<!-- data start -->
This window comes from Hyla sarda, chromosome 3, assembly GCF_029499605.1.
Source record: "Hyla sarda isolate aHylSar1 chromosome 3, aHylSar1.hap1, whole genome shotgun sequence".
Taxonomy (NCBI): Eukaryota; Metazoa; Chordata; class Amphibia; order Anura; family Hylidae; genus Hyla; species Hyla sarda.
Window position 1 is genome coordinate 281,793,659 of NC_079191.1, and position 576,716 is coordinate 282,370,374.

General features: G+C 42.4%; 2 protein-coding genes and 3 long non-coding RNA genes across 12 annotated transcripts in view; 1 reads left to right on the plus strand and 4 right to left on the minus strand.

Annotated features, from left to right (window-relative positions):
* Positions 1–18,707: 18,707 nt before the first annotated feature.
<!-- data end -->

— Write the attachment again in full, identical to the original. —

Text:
This window comes from Hyla sarda, chromosome 3, assembly GCF_029499605.1.
Source record: "Hyla sarda isolate aHylSar1 chromosome 3, aHylSar1.hap1, whole genome shotgun sequence".
Taxonomy (NCBI): Eukaryota; Metazoa; Chordata; class Amphibia; order Anura; family Hylidae; genus Hyla; species Hyla sarda.
Window position 1 is genome coordinate 281,793,659 of NC_079191.1, and position 576,716 is coordinate 282,370,374.

General features: G+C 42.4%; 2 protein-coding genes and 3 long non-coding RNA genes across 12 annotated transcripts in view; 1 reads left to right on the plus strand and 4 right to left on the minus strand.

Annotated features, from left to right (window-relative positions):
* Positions 1–18,707: 18,707 nt before the first annotated feature.